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Government denies existence of housing ‘advice deserts’

Labour this week called on ministers to restore legal aid for housing as part of its review of the 2012 legal aid cuts. The Labour MP Ruth Cadbury secured the Westminster Hall debate. ‘Everyone should have the right to a safe and decent home,’  she said. ‘So I ask the government to take the opportunity presented by the review of LASPO announced last October to recommend returning to the legal aid scheme the ability to obtain legal advice for housing matters.

As a result of LASPO there had been a 58% fall in legal help for housing cases, the MP for Brentford and Isleworth said. ‘The number has gone from just over 85,000 per annum to just over 35,500 per annum,’ continued Cadbury. The cuts had also precipitated ‘a critical decline’ in the number of housing providers ‘from 646 in the year before LASPO to 427’.

She flagged up Law Society research which found in July 2016 that one third of legal aid areas had just one solicitor providing specialised housing advice through legal aid. ‘Areas such as Surrey, Shropshire and Suffolk had no legal aid provider specialising in housing. That is shocking.’ Plaid Cymru’s Liz Saville Roberts pointed out that north-west Wales only had one provider of housing legal aid ‘for a population of more than 300,000 people’.

The justice minister Lucy Frazer dismissed talks of widespread advice deserts, insisting that the Legal Aid Agency monitored ‘market capability to ensure that there is adequate provision around the country’. ‘Of the 134 housing and debt procurement areas for legal aid across England and Wales, all but one currently have provision,’ she said.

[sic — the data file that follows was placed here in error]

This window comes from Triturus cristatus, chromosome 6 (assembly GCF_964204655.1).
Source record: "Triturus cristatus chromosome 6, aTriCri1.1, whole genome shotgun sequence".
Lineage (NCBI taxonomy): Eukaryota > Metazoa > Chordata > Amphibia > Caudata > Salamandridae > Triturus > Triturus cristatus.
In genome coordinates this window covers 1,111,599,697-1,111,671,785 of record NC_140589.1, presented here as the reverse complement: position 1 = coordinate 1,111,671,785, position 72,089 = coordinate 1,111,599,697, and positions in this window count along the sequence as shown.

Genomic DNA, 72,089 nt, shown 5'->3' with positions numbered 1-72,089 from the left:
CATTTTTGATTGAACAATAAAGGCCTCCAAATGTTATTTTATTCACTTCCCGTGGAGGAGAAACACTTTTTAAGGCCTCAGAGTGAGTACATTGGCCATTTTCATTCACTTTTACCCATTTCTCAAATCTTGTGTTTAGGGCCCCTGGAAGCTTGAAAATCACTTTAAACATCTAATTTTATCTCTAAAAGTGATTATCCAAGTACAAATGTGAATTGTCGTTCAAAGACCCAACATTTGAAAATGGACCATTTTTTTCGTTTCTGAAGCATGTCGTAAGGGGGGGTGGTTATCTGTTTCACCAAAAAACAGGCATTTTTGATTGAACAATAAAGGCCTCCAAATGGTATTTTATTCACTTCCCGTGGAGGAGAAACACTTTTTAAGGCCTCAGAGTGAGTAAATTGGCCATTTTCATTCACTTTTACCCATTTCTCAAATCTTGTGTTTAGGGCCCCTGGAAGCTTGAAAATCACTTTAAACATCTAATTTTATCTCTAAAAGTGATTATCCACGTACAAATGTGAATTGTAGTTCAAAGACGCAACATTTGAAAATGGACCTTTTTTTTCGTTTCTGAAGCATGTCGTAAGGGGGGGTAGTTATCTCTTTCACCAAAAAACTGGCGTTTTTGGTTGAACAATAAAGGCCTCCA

Frazer pointed out that LAA had recently re-tendered new civil contracts. ‘I am pleased to say that the Legal Aid Agency received tenders from more than 1,700 organisations wishing to deliver face-to-face civil legal aid work. Those organisations submitted over 4,300 individual bids.’ As Frazer agreed that it was ‘important that we have early legal help’. ‘Last year, we spent nearly £100 million on early legal advice across all categories, including housing,’ she said.

About Jon Robins

Jon is a journalist and has written about the law and justice for the national papers and specialist press for more than 15 years. Jon is a visiting journalism lecturer at Winchester University, a visiting senior fellow in access to justice at the University of Lincoln and patron of Hackney Community Law Centre. He has won the Bar Council’s legal reporter of the year award twice (2015 and 2005). Jon is editor and co-founder of LegalVoice

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